WHAT MAKES CITIES MORE PRODUCTIVE? EVIDENCE FROM FIVE OECD COUNTRIES ON THE ROLE OF URBAN GOVERNANCE
Ioannis Kaplanis () and
Journal of Regional Science, 2017, vol. 57, issue 3, 385-410
In estimating agglomeration benefits across five OECD countries, this paper represents the first empirical analysis that contrasts cross‐country evidence on agglomeration benefits with the productivity impact of metropolitan governance structures, while taking into account the potential sorting of individuals across cities. The comparability of results in a multicountry setting is supported through the use of a new internationally harmonised definition of cities based on economic linkages rather than administrative boundaries. The analysis finds that cities with fragmented governance structures tend to have lower levels of productivity. The estimated elasticity for an increase in the number of local jurisdiction is 0.06, which is halved by the existence of a metropolitan governance body. The productivity effect is sizeable and at least as important as the agglomeration benefit found due to city size.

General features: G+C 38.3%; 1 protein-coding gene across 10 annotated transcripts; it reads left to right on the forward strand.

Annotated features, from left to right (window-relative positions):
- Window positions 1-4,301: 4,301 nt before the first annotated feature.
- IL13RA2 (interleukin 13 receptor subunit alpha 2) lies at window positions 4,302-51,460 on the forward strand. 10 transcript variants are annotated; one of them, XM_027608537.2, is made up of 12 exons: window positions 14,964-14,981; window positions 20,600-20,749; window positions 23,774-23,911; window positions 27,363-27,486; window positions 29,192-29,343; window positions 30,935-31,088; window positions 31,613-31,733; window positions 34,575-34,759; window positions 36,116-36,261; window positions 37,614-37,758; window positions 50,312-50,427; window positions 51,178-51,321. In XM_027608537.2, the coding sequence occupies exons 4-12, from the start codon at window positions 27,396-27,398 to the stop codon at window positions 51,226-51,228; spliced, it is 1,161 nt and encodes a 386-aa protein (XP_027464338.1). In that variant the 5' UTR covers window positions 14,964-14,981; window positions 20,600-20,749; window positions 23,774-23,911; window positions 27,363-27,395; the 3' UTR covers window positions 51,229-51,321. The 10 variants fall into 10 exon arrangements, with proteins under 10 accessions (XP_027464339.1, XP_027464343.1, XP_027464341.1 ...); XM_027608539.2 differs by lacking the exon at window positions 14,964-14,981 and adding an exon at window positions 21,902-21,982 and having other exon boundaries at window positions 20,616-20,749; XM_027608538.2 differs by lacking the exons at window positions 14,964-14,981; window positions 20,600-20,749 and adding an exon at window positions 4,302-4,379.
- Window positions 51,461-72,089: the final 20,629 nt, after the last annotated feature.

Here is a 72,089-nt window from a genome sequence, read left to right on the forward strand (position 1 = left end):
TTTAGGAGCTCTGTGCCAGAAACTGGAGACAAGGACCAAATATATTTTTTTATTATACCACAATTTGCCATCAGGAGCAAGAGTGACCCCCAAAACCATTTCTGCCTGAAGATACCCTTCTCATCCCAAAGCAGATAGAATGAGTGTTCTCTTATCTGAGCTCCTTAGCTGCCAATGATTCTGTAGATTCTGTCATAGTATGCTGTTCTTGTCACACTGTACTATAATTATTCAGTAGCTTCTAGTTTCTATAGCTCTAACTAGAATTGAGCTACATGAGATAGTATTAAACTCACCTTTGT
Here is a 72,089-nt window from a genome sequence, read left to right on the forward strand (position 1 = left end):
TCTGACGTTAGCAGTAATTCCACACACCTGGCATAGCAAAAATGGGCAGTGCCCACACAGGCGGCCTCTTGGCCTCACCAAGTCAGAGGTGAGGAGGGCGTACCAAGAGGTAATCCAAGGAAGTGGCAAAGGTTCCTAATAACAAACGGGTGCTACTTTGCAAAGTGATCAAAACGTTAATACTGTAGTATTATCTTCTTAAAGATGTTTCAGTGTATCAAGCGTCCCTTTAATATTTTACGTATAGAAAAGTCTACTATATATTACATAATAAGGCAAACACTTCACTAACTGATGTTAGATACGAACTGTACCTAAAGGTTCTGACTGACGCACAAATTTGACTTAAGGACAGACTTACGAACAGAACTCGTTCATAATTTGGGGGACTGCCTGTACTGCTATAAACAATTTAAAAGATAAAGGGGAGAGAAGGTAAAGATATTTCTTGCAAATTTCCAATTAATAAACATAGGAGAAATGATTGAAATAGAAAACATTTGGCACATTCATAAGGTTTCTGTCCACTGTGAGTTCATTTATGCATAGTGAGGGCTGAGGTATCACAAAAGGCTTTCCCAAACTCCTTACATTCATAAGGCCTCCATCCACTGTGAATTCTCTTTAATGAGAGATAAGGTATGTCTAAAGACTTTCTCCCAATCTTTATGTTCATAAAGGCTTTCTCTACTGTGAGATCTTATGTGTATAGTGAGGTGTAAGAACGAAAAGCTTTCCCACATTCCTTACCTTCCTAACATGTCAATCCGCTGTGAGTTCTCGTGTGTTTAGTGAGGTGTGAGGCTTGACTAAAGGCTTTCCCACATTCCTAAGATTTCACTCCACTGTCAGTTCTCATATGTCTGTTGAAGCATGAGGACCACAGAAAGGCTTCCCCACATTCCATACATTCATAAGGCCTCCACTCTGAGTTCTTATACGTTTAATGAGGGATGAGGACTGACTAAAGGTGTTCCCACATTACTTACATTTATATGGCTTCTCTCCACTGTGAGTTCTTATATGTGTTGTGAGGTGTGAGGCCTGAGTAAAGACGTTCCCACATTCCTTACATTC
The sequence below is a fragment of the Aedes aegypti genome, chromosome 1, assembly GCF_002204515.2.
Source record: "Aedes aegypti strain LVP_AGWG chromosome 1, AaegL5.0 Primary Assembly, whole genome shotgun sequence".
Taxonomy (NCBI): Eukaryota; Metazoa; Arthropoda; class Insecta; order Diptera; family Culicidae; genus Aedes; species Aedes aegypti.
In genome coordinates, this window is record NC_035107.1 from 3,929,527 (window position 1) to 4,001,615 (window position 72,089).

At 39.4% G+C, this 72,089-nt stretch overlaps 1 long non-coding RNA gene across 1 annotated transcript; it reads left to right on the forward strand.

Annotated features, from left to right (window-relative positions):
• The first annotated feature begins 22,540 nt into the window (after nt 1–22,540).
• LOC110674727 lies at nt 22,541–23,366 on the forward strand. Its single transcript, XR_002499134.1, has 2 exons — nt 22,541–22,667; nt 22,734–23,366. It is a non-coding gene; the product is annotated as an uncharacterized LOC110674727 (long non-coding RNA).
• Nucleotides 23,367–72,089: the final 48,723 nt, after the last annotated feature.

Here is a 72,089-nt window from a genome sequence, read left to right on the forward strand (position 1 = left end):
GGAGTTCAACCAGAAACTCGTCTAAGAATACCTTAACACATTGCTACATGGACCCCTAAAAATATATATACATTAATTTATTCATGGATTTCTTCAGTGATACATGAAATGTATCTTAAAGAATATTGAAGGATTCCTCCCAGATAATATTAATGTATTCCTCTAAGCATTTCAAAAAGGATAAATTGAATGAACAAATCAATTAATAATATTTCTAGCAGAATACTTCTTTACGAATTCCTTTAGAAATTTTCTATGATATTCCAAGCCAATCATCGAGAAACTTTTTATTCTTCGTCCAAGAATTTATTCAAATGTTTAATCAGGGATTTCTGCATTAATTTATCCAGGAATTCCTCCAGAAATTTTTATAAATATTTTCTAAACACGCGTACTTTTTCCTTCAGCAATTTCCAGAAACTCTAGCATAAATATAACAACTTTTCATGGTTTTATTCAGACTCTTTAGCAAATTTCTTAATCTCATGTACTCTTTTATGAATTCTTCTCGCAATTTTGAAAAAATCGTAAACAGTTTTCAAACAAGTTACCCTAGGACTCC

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Persistent link: https://EconPapers.repec.org/RePEc:bla:jregsc:v:57:y:2017:i:3:p:385-410
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